A recent well-known survey revealed that the English, Welsh and Scottish people in England eat individually ten kilogrammes of chocolate every year. Their cravings for the mouth-watering, cacao tree derivative amounts to the consumption of about four billion kilogrammes of chocolate each year. One can imagine the elation felt by the dentists of the region.
Amongst all of these chocolates that are consumed, the survey revealed that KitKat is the most eaten around the world. Fourteen of that red-wrapper, two-barred chocolate that we’ve come to love during our maturing years, are eaten every second. Not only that, but it is known as the ‘happy drug’. Researchers have found that whenever there is an economic depression in the country, sales of KitKat have surprisingly gone up.
The reason behind this success is the lure of its simple, yet effective marketing. Its catchy phrase consisting of the six simple yet potent words: “Have a break, have a Kitkat,” is familiar to many and brings to mind the rhythmic tune to which it is almost continuously recited in its advertisement. This message has caused it to not only double its production in the last ten years, but also to continue dominating the market. It is the only message in the corporate world that, since its inception in 1937, has never had to change.
Marketing strategists have revealed that so long as this message, “Have a break, have a Kitkat,” lives in the minds of people, its sales will continue to dominate the chocolate industry and bring water and smiles to mouths. However, the day that it dies, KitKat will die.
Similarly, about 230 years ago, Shriji Maharaj came to this earth with certain messages. They carried this Sampradaya through its growing pains, resulted in its spectacular growth, and formed its bedrock and identity. One can also say, that so long as these principles live in the minds of its devotees, this Sampradaya will continue to flourish.
Among the many messages that Shriji Maharaj revealed, the principles of dharma, jnan, vairagya, bhakti, swarupnishtha, and samp, suhrudbhav and ekta are messages that lie at its foundation. These lay the foundation of this Sampradaya. Of these principles we will focus our attention on samp, suhrudbhav, and ekta in this article.
The message of samp is not new to us. We have heard of the tremendous power generated by working together. Breaking one arrow as opposed to a bundle, the force of a falling droplet of water compared to a stone-cutting waterfall, and the strength of a piece of string and many pieces wound together are all analogies used to demonstrate nature’s lesson of samp. Even history has attested to the significance of such power to accomplish seemingly impossible goals. Everything from Gandhi’s proclaimed salt march to the French bourgeoisie’s revolution against its aristocratic government was consequent of the power of working together.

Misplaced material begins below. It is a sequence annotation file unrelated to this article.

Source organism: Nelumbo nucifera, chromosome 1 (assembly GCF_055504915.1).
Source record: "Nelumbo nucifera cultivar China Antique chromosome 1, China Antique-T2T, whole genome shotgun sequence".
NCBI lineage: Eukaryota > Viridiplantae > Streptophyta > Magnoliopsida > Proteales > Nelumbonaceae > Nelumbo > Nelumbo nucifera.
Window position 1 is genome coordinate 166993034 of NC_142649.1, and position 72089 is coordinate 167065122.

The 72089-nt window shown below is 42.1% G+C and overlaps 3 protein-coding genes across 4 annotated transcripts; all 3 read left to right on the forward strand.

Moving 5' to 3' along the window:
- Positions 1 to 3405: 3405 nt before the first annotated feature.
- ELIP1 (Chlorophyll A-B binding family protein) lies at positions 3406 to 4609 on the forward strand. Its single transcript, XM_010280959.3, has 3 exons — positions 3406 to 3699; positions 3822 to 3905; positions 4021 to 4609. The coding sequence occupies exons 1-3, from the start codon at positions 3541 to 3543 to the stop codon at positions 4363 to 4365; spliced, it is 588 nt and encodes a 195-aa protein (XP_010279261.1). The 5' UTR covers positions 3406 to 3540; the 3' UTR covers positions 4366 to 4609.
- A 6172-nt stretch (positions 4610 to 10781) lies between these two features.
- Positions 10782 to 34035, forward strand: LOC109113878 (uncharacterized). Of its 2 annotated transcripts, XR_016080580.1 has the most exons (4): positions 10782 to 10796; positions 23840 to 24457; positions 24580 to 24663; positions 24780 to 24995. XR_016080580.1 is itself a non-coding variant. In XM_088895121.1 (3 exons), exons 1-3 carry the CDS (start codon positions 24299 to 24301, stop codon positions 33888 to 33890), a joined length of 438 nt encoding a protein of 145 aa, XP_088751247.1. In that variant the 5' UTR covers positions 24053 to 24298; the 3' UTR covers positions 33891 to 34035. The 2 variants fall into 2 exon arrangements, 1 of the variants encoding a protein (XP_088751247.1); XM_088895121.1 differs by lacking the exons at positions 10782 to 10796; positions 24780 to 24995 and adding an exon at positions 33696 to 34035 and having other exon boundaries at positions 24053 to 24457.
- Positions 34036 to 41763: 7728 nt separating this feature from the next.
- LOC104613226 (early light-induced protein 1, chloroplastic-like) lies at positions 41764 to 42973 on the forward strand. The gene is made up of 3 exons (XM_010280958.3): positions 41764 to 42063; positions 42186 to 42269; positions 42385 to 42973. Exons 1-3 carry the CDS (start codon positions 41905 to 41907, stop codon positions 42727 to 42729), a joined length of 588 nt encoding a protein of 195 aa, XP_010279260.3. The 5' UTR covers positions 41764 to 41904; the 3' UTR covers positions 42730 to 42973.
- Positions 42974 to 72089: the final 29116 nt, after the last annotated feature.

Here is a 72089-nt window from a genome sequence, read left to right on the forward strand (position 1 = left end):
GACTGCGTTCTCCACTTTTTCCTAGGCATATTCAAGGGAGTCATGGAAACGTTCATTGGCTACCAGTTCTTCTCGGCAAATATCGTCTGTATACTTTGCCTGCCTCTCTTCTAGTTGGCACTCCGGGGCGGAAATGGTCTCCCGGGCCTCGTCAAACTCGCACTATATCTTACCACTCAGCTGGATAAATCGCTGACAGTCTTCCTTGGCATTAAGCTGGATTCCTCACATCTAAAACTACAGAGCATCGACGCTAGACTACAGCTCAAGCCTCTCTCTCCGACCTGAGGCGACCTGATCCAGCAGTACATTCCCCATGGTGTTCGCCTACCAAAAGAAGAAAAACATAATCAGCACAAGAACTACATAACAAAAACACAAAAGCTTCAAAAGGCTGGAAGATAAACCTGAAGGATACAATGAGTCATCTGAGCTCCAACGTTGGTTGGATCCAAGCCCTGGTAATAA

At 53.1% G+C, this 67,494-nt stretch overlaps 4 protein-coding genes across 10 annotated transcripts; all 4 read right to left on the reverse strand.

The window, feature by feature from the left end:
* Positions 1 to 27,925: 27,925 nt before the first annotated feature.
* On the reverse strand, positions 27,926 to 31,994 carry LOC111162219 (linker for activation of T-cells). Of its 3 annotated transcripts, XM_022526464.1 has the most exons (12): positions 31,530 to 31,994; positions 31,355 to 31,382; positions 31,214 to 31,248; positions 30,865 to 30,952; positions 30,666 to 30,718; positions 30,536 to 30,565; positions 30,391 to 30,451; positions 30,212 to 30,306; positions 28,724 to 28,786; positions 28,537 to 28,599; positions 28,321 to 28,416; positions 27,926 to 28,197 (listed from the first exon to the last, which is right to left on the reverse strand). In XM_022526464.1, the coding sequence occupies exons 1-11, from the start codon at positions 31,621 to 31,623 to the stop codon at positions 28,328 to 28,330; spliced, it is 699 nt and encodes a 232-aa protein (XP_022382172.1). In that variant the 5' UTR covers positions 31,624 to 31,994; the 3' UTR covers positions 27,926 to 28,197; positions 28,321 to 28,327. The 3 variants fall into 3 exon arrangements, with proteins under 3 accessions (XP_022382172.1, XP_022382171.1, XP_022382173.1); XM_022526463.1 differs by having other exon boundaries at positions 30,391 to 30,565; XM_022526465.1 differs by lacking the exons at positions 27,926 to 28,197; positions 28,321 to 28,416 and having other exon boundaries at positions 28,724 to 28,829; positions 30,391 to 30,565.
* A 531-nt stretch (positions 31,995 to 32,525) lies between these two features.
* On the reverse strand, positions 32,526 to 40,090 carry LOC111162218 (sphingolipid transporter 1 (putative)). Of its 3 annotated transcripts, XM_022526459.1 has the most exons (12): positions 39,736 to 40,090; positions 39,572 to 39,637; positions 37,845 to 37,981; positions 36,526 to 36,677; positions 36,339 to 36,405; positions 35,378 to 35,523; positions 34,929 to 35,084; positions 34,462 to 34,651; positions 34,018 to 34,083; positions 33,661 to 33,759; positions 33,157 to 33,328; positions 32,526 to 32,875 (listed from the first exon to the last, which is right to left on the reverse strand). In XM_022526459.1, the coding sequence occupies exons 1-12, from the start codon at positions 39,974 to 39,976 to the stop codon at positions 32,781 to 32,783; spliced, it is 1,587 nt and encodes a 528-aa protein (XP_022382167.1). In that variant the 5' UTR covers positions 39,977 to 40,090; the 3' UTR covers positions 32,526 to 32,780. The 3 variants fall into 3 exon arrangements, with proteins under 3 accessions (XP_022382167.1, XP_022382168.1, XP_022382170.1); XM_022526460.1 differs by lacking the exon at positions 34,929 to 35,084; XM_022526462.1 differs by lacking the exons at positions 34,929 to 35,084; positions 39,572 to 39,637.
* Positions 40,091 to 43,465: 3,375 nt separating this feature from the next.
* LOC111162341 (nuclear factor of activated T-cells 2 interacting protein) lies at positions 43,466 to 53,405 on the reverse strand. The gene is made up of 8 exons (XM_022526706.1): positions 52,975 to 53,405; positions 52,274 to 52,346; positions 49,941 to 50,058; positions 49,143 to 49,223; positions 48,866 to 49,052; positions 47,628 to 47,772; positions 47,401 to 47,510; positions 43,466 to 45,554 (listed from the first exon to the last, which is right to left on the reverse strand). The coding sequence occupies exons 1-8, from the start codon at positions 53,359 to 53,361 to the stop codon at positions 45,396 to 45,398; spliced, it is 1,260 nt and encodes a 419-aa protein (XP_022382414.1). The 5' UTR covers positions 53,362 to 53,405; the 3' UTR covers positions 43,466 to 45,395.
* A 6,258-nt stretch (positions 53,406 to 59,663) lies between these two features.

However, is working together enough? The same people who walked besides each other on their march towards revolution in countless nations were later found at one another’s throats. Sometimes we equate unity with simply being or working together; but, this is not the case. Samp, suhrudbhav, and ekta require something more. The 1998 World Expo in Portugal serves as a reminder that samp is not as simple as we often believe. The theme of the exposition was “Our Heritage of the Future.” In its preparation, a new complex was constructed in Lisbon to house vivid exhibits of the world. It was an exhibition of the wonderful innovations, contributions and peculiarities of the world. In the centre of the complex, a large aquarium was constructed consisting of thousands of fish and ocean life from around the word to represent the rich diversity of our world. Surprisingly, the aquarium also housed many sharks – carnivores that eat other fish. When a guide was questioned, “You have sharks in this aquarium, but don’t these sharks attack the other fish?” The guide gave an intriguing answer, “These predators are fed regularly!”
There’s a similarity between sharks and humans. We work and live together with each other and seem to have unity with one another. However, just as there can be unity in disparity, there can be disparity in what seems like unity. Unity lasts as long as we are fed, that is, given our share of respect, praise and appreciation, among other things. Although we may live, work and even fight alongside with each other, the potential to attack one another and to lose our integrity remains. It is circumstance that brings out the predator in us. When our food becomes compromised, when we lose the bread and butter that makes us tick, we begin feeding.
The real-life TV show, Survivor, which several years ago topped the charts for many months, bears testament to the birth of this aggressive nature of normal people when placed in abnormal circumstances. In the show, a group of people were placed on an island or some remote location and asked to perform certain tasks. Among the many activities, every night all of the members of the group would gather to present the work that they had accomplished, express their successes and grievances, and vote for one of the members of the team to be removed. The person who received the most votes was asked to leave the show, and in effect lost his chance to cash in on the winning prize. After the show ran its course, the last remaining person would be hailed as the survivor and was generously gifted by the producers of the show.